Del. Hayes to Take on Sen. Robinson in Baltimore City Primary

By Josh Kurtz

Del. Antonio Hayes (D), part of a generation of rising Baltimore city leaders, plans to announce Saturday that he is running for the state Senate seat now held by Sen. Barbara Robinson (D).

Hayes will make his announcement on the 2500 block of Francis St. in the troubled Penn-North neighborhood – half a block from where he grew up. Hayes said the neighborhood is where he first became civically active, through an after-school leadership program.

“My career into elective office really started there as a teenager, in middle school,” he said.

Hayes said the community, plagued by poverty and drugs, symbolizes what’s wrong with the city – but also its promise.

“Just two years ago, CNN brought the world to our doorstep after the death of Freddie Gray,” he said. “It reminded me why I decided to take a leadership role. It’s 20-something years later, and I’m still fighting to make sure that this is a thriving community.”

Hayes, who is 39, was elected to represent the West Baltimore 40th District in 2014, but he has spent several years in politics and local government dating back to his graduation from college. Since 2010, he has been chief of staff at the city’s Department of Social Services.

AntonioHayes

While not saying so publicly, Hayes will be making a generational appeal against Robinson, who is twice his age. He said he is offering voters “enthusiastic leadership.”

Robinson, a retired educator and court administrator, was elected to the House in 2006 and was appointed to the Senate in December, after the district’s previous senator, Catherine Pugh (D), was sworn in as mayor. Hayes did not get the appointment in part because he had endorsed former Mayor Sheila Dixon (D) – his former boss – over Pugh in the Democratic mayoral primary last year.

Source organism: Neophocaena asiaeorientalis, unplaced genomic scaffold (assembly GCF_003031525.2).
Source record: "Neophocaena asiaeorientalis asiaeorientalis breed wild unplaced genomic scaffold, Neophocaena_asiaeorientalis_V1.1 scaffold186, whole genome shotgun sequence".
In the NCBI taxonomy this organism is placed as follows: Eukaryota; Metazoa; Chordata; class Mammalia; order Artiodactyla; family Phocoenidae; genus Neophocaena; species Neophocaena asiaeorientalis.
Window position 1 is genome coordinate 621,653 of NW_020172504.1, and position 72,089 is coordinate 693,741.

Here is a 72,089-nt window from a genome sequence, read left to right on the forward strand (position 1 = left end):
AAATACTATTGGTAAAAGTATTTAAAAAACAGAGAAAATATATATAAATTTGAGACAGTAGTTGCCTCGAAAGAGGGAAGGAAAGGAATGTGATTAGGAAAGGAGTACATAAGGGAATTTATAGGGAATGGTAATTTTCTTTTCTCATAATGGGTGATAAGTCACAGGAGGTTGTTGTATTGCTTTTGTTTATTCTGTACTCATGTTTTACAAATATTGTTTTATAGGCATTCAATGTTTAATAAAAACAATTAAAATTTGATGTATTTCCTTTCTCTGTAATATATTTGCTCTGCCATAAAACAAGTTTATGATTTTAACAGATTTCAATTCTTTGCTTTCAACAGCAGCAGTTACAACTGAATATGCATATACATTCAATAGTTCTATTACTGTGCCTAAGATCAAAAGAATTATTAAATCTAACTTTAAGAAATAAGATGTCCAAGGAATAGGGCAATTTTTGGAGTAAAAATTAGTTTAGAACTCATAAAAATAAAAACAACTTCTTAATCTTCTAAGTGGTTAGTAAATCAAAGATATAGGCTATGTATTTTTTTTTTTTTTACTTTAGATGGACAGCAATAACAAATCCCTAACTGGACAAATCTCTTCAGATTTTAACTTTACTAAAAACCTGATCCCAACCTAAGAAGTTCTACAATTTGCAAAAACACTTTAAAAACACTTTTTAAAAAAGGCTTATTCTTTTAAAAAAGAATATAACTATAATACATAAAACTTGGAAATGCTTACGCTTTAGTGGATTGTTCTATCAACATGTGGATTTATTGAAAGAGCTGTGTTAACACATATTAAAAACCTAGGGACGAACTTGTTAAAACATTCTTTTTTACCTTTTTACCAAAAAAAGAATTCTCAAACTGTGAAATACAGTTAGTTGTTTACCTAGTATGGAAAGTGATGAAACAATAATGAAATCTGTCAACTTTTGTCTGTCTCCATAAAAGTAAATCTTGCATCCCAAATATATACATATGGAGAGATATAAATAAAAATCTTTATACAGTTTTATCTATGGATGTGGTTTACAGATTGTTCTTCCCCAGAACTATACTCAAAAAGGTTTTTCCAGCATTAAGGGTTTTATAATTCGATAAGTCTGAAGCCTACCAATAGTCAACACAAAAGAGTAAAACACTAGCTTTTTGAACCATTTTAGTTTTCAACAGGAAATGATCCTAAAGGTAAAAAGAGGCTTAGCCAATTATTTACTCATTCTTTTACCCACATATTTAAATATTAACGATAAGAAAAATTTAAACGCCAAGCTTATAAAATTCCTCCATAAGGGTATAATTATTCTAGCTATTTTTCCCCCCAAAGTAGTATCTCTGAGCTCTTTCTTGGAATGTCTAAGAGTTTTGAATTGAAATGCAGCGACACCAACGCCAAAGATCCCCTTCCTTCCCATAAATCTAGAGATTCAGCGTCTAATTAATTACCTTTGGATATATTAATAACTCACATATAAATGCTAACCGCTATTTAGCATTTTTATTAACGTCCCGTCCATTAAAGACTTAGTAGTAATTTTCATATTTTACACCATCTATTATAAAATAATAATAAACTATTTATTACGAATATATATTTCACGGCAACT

Robinson did not respond to a request for comment Friday, but an aide in her Baltimore district office said “she’s running” in 2018. Hayes said he considers himself competing for an open seat rather than challenging an incumbent, because “nobody’s actually been elected to the seat.”

Robinson had just $20,000 in her campaign account as of mid-January, while Hayes had $47,000. Hayes, who has retained the services of powerhouse Democratic fundraiser Colleen Martin-Lauer, had a fundraising event last month at the popular Mt. Vernon Marketplace.

Hayes is part of an emerging set of young African-American leaders in Baltimore city who have taken office in recent years. Friends and allies, the group includes Del. Cory McCray (D), who was elected in the same year as Hayes, and City Councilmembers John Bullock (D), Kristerfer Burnett (D), Brandon Scott (D) and Shannon Sneed (D). Scott is in his second term and the others are freshmen. All are younger than 40.

McCray is also contemplating a run against an older incumbent senator, Nathaniel McFadden (D), who was first elected in 1994. McCray, as Maryland Matters reported last month, recently conducted a poll showing him running competitively with McFadden, who is the Senate president pro tem.

Hayes said he has notified his District 40 colleagues about his intention to run and is reaching out to community groups, faith leaders, labor unions and voters, seeking their support.

“I’m really focused on letting my intentions be known to the community, going out to the community and hearing what their concerns are,” he said.

One comment

  • Like Senator Booker (who supports vouchers), Delegate Antonio Hayes is no friend of public schools. He showed that when, in 2016, he was the prime sponsor of one of those BOOST bills whose main purpose was to provide additional funds for non-public schools (which are primarily religious and, as such, are constitutionally protected from anti-discrimination laws). That was the year that the BOOST-lovers had their big breakthrough, with the aid of Gov. Hogan and Senate president Miller, and added millions more in the budget bill to what they are already getting from the state. Doesn’t Delegate Hayes know that our public schools, which are the one ones that we control, need all the money they can get from our government (state or federal)? Private or religious schools (assuming they want to stay independent of government regulations or controls) should be told to look out for themselves and not constantly push for more of our money. Suffice it to say I wish the delegate no good luck in his election efforts.

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